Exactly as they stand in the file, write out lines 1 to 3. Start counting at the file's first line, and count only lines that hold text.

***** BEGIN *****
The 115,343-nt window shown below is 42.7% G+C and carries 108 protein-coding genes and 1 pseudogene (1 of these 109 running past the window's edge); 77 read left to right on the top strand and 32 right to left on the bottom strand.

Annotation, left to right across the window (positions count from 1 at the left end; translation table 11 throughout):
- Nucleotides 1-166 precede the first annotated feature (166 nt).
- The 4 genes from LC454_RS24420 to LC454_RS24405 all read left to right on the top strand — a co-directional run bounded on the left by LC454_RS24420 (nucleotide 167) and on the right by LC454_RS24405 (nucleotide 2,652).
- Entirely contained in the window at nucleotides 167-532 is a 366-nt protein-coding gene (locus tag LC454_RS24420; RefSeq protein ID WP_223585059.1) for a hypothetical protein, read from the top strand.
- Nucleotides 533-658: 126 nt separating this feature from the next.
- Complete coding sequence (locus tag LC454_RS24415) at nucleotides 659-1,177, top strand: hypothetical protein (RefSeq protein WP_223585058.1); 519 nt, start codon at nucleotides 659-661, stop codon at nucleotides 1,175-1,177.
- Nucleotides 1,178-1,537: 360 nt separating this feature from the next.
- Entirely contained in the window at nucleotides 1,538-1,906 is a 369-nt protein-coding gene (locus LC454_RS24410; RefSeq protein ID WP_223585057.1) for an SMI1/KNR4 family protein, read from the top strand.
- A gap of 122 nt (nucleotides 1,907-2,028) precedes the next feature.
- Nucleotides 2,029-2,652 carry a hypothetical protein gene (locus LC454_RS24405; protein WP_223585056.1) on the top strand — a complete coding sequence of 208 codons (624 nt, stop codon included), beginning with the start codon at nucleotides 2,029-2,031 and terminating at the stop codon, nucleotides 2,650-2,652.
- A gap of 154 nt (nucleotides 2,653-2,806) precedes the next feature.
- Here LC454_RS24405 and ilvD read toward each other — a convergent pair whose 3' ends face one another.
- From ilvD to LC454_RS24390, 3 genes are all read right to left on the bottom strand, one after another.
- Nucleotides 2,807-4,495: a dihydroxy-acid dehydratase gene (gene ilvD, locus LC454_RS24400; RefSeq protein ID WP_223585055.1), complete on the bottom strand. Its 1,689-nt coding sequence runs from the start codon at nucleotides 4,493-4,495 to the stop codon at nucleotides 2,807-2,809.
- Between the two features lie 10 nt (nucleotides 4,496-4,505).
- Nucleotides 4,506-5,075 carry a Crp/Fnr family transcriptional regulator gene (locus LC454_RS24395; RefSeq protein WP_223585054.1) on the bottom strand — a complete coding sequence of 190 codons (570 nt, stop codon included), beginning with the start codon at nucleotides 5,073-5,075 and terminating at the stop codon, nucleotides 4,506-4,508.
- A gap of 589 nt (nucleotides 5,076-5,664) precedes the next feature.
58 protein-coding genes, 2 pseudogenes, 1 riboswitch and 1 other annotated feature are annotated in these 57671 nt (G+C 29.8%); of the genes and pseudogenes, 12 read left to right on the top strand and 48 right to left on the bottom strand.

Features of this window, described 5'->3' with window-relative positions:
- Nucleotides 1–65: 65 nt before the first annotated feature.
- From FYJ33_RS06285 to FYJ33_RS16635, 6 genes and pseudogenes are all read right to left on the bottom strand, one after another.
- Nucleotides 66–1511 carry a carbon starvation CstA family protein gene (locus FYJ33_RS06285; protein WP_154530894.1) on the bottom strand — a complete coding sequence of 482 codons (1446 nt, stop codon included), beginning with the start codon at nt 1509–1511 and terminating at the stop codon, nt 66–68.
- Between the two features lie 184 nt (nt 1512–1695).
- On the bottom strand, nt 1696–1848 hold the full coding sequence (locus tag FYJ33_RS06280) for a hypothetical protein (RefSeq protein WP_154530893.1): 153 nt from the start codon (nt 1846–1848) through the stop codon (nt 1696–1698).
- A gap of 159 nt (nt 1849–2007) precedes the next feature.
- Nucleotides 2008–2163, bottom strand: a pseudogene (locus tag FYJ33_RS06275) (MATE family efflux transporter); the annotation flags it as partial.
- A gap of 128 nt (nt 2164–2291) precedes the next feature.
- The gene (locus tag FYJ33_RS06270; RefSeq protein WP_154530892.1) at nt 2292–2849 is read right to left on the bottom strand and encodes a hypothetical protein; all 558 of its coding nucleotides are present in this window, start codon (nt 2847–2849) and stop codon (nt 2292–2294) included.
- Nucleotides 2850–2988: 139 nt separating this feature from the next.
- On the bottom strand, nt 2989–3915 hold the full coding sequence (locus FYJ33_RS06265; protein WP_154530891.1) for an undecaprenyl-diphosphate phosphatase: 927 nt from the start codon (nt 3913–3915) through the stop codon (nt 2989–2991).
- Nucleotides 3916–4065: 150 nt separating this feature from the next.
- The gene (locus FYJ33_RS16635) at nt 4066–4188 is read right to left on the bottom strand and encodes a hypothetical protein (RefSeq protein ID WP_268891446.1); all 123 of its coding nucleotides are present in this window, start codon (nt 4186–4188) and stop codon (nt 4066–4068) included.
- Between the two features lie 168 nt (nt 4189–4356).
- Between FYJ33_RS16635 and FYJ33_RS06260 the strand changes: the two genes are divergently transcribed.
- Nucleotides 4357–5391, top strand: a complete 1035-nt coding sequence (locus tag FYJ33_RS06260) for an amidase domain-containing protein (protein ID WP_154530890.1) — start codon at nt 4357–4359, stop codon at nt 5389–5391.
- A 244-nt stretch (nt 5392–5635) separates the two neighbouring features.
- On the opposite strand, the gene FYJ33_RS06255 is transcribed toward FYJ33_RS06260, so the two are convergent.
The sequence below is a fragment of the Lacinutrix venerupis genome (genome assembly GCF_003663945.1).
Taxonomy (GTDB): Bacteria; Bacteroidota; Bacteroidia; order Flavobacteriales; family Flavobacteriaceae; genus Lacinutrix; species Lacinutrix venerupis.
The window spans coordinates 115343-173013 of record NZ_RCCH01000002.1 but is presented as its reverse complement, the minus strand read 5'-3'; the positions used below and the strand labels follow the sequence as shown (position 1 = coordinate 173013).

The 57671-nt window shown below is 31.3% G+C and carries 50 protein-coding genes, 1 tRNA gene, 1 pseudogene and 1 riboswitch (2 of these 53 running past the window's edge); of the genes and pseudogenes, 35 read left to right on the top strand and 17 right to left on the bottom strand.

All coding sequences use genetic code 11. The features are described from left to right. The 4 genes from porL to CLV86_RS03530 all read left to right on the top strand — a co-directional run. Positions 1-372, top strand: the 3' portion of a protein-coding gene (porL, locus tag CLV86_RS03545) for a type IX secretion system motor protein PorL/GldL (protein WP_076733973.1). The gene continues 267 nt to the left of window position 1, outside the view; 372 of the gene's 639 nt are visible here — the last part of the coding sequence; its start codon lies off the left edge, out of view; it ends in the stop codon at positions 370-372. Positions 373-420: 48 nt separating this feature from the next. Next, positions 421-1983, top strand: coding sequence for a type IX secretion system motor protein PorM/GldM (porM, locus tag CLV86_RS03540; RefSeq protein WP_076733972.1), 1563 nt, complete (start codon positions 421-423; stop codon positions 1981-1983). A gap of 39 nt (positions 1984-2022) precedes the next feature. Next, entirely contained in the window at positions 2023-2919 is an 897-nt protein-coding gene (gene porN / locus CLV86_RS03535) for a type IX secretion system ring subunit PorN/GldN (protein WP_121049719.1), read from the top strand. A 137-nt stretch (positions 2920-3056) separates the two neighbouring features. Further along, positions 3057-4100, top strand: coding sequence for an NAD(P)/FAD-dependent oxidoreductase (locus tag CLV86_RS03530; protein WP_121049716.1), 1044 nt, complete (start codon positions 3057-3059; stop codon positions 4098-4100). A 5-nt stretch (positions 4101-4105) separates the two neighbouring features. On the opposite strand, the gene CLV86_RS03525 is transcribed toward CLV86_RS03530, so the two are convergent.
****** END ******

The 115,343-nt window shown below is 42.7% G+C and carries 108 protein-coding genes and 1 pseudogene (1 of these 109 running past the window's edge); 77 read left to right on the top strand and 32 right to left on the bottom strand.

Annotation, left to right across the window (positions count from 1 at the left end; translation table 11 throughout):
- Nucleotides 1-166 precede the first annotated feature (166 nt).